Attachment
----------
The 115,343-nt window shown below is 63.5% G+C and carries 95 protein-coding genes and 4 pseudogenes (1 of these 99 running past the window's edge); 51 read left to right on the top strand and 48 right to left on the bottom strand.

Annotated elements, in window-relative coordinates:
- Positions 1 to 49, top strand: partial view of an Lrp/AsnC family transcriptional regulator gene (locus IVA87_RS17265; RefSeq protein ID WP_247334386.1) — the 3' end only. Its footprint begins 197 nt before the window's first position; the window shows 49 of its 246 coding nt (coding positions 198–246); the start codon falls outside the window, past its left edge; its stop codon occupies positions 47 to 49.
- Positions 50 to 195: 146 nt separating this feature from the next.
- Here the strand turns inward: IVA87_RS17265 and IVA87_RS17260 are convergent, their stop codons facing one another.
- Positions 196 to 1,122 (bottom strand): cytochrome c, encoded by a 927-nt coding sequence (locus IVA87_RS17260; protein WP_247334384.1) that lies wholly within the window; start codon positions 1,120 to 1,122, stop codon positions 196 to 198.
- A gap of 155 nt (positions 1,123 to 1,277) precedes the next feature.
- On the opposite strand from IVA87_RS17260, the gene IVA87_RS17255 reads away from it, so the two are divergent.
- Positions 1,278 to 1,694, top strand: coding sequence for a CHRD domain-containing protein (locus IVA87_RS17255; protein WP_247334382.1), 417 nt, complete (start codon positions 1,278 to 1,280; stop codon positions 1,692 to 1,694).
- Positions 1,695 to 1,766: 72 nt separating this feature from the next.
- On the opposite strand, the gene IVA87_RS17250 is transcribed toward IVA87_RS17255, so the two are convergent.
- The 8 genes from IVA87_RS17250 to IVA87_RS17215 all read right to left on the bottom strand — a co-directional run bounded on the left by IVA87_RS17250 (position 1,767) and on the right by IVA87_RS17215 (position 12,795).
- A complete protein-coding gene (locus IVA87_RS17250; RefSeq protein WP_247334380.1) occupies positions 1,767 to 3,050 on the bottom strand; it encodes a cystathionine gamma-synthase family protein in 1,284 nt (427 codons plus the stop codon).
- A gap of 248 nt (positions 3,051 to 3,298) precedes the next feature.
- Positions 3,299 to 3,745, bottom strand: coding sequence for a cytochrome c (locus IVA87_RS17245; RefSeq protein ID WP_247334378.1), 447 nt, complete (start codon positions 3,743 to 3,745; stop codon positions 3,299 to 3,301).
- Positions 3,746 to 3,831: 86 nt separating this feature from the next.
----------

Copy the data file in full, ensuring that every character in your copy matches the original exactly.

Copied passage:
The 115,343-nt window shown below is 63.5% G+C and carries 95 protein-coding genes and 4 pseudogenes (1 of these 99 running past the window's edge); 51 read left to right on the top strand and 48 right to left on the bottom strand.

Annotated elements, in window-relative coordinates:
- Positions 1 to 49, top strand: partial view of an Lrp/AsnC family transcriptional regulator gene (locus IVA87_RS17265; RefSeq protein ID WP_247334386.1) — the 3' end only. Its footprint begins 197 nt before the window's first position; the window shows 49 of its 246 coding nt (coding positions 198–246); the start codon falls outside the window, past its left edge; its stop codon occupies positions 47 to 49.
- Positions 50 to 195: 146 nt separating this feature from the next.
- Here the strand turns inward: IVA87_RS17265 and IVA87_RS17260 are convergent, their stop codons facing one another.
- Positions 196 to 1,122 (bottom strand): cytochrome c, encoded by a 927-nt coding sequence (locus IVA87_RS17260; protein WP_247334384.1) that lies wholly within the window; start codon positions 1,120 to 1,122, stop codon positions 196 to 198.
- A gap of 155 nt (positions 1,123 to 1,277) precedes the next feature.
- On the opposite strand from IVA87_RS17260, the gene IVA87_RS17255 reads away from it, so the two are divergent.
- Positions 1,278 to 1,694, top strand: coding sequence for a CHRD domain-containing protein (locus IVA87_RS17255; protein WP_247334382.1), 417 nt, complete (start codon positions 1,278 to 1,280; stop codon positions 1,692 to 1,694).
- Positions 1,695 to 1,766: 72 nt separating this feature from the next.
- On the opposite strand, the gene IVA87_RS17250 is transcribed toward IVA87_RS17255, so the two are convergent.
- The 8 genes from IVA87_RS17250 to IVA87_RS17215 all read right to left on the bottom strand — a co-directional run bounded on the left by IVA87_RS17250 (position 1,767) and on the right by IVA87_RS17215 (position 12,795).
- A complete protein-coding gene (locus IVA87_RS17250; RefSeq protein WP_247334380.1) occupies positions 1,767 to 3,050 on the bottom strand; it encodes a cystathionine gamma-synthase family protein in 1,284 nt (427 codons plus the stop codon).
- A gap of 248 nt (positions 3,051 to 3,298) precedes the next feature.
- Positions 3,299 to 3,745, bottom strand: coding sequence for a cytochrome c (locus IVA87_RS17245; RefSeq protein ID WP_247334378.1), 447 nt, complete (start codon positions 3,743 to 3,745; stop codon positions 3,299 to 3,301).
- Positions 3,746 to 3,831: 86 nt separating this feature from the next.